...I just wrote a huge post in response to this explaining my reasons for wanting nothing other than a girlfriend, but I deleted it because I've found that I'm not really interested in essentially arguing about that in detail with a stranger right now, since someone always comes up to tell me it's 'unrealistic' or 'unfair' or 'creepy' or other such things every time I dare mention it. I've heard it all before, and I wish I didn't have to keep explaining myself...
Yes, I'm aware it's those things from the perspective of a, uh, 'regular' person, but not everyone has to want the same things, the same life experience, and not everyone has the same *needs*... I neither want nor need many friends, and would see them as a burden rather than anything positive. However, I am deeply interested in one close confidant. I've talked to other people before who feel the same way, who only have one friend at any time and want nothing more than that. Ideally it'd be someone like that who I'd want to end up developing a friendship with.
The fact that I feel this way means that there'd be others out there who feel the same.
Just curious though, not wanting to argue or anything, why do you feel having friends is a burden? You don't need to answer if you don't feel comfortable with answering, I've just never come across someone who has that point of view.
I had a few (all male) friends in the past when I was at school, and they used to contact me on weekends and stuff and I hated it; I always wished they wouldn't and felt sort of... 'on guard' the whole time, waiting for the phone to ring. When it *didn't* ring all weekend, I felt wonderful!! And of course I never contacted *them* unless they contacted me first.
I'm very introverted, and would rather have spent my time working on my solitary hobbies; I used to teach myself things like art skills, how to program games, etc, and I greatly enjoyed it, being all alone and crafting my own fantasy worlds that really meant something to me and only me.
Maybe it's just because they weren't particularly good friends, though. Essentially all the (always male) friends I've ever had have been, uh... self-absorbed, or something like that? I used to be the person they talked to about their problems, their interests, etc, while I politely listened and offered empathy and understanding, or asked polite questions to show that I was absorbing what they said because I really did listen and 'care', but if I tried to talk about my own concerns, either they weren't particularly interested (some even *hummed* over the top of me or simply interrupted me to talk about themselves), or they criticised me to feel better about themselves or just because it was their natural response to, well, everything. They were all 'gamer nerd' types, technically-minded and cynical, while I was arty and emotionally sensitive, and an idealist, so I wonder how differently I'd have felt if I'd had friends who shared my artistic interest and who were on the same emotional level as me... I'd probably not be saying what I do now about friends seeming like a burden.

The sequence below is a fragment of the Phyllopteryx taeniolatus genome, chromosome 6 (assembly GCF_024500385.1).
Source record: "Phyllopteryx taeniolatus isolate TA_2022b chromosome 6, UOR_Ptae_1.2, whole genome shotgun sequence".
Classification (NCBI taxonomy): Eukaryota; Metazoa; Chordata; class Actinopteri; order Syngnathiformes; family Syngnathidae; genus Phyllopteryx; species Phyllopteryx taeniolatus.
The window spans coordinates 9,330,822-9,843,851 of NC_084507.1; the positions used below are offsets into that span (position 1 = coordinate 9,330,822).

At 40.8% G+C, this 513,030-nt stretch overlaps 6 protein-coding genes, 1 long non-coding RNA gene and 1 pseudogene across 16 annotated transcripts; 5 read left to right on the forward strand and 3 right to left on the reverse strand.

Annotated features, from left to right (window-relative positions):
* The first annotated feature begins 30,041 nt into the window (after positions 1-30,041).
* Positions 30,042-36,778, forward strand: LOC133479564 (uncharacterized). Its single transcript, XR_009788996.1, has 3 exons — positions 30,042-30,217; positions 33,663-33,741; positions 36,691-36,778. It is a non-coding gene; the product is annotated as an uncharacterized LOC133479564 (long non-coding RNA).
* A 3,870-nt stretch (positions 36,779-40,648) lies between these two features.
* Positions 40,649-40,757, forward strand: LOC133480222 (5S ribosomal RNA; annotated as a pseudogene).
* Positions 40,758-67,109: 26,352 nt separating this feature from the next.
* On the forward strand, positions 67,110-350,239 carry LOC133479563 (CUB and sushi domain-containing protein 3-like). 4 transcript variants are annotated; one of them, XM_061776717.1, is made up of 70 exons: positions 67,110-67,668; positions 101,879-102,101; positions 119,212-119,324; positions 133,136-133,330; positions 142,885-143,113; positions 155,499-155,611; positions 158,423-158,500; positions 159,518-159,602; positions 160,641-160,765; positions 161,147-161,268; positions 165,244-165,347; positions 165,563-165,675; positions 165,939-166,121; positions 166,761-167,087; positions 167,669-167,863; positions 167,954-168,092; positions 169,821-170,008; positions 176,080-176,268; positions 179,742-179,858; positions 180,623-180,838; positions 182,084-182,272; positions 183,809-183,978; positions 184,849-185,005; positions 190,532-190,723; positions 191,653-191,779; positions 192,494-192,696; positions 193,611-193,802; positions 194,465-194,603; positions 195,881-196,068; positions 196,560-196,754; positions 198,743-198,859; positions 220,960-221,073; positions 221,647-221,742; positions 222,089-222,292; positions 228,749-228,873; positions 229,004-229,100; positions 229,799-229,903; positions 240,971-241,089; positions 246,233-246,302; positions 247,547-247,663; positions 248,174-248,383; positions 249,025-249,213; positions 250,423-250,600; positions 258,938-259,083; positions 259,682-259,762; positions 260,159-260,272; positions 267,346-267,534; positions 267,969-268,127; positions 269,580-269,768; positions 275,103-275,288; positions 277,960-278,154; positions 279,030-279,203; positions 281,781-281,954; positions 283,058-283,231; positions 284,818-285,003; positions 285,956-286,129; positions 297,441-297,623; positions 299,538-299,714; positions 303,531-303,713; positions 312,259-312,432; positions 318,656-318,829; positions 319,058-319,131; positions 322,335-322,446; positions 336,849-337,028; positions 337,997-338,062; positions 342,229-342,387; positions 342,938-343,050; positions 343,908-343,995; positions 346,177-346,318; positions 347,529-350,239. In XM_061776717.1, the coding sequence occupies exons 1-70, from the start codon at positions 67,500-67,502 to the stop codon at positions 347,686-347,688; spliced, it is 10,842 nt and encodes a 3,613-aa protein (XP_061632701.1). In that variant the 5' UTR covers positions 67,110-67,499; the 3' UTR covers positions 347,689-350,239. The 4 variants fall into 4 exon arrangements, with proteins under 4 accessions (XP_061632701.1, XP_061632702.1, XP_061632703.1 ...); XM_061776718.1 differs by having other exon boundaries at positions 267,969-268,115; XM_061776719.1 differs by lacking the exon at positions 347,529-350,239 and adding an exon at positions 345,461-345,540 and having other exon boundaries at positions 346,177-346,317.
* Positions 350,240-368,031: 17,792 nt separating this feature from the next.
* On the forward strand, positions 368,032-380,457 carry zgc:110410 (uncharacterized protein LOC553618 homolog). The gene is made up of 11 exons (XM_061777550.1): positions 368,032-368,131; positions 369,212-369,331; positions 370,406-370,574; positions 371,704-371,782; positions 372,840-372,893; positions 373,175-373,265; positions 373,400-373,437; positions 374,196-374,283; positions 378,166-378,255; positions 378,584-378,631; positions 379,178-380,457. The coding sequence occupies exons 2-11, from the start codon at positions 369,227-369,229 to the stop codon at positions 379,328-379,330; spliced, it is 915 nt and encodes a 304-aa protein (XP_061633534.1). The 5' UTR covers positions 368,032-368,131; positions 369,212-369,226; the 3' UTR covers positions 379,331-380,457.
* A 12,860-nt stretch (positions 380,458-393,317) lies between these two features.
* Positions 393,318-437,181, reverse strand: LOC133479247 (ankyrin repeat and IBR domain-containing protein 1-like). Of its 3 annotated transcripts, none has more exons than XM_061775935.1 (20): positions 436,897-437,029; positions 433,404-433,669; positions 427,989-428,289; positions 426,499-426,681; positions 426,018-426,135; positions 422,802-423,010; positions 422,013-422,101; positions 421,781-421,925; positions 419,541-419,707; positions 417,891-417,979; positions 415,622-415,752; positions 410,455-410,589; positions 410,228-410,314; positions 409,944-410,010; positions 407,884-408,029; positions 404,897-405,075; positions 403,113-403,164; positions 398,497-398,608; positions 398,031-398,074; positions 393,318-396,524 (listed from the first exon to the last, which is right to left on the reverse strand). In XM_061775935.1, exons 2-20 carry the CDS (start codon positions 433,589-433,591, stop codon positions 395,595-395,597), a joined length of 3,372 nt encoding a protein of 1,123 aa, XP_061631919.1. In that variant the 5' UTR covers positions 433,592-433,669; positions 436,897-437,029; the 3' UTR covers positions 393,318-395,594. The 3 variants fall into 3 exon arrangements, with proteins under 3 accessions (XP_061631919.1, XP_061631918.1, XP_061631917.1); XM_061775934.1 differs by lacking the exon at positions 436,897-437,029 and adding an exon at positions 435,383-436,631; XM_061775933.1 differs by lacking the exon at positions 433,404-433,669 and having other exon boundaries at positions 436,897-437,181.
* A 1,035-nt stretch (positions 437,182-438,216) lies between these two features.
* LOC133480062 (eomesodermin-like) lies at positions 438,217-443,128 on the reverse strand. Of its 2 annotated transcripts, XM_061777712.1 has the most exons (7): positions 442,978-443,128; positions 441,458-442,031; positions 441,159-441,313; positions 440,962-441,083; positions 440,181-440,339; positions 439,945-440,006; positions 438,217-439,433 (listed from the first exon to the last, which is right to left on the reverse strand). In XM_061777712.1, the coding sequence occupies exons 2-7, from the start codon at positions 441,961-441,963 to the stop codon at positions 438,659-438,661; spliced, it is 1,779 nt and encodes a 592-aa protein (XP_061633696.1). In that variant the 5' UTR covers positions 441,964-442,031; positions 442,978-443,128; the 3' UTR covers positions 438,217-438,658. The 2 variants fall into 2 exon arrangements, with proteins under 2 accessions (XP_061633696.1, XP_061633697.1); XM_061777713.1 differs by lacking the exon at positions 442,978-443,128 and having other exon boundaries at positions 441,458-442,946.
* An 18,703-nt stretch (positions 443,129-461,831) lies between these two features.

It's not like they were bullies or anything, by the way; we just had very different personalities. They were 'nice' to me in their own ways; it's just that those ways were not satisfying to me on an emotional level.
I really crave a deep, personal emotional relationship with a single person, though. Someone I could share everything with and who'd really see eye-to-eye with me; the more we had in common, in terms of personality traits, values, etc, the better, so as to minimise conflict and maximise the wonderful feeling of deep *understanding* and the activities we could share. Being able to hug and cuddle with that person, and having the intense emotional bonding evolve into love, would be ideal, and that couldn't ever happen with a guy. I've had this kind of connection before, and it was wonderful! It ended a few months ago, though, due to it being a long-distance thing...
There's waaay more to my aversion for friends than this, and I could probably spend all day writing about the many, many, many reasons why I'd want one girlfriend but no friends, but I'm aware that long, long posts are frowned upon so, uh, I don't want to bore you with too much detail. Essentially though it's due to bad experiences, emotional pickiness and 'idealism', and a lack of desire to go out and 'do stuff' with people. Also a fear of expectations and things like that.
Usually people try and convince me that with good friends, I wouldn't worry about them contacting me because I'd genuinely enjoy their company and things like that, but, uh... well, it's frustrating how it's so hard to put my strong *feelings* about it into words!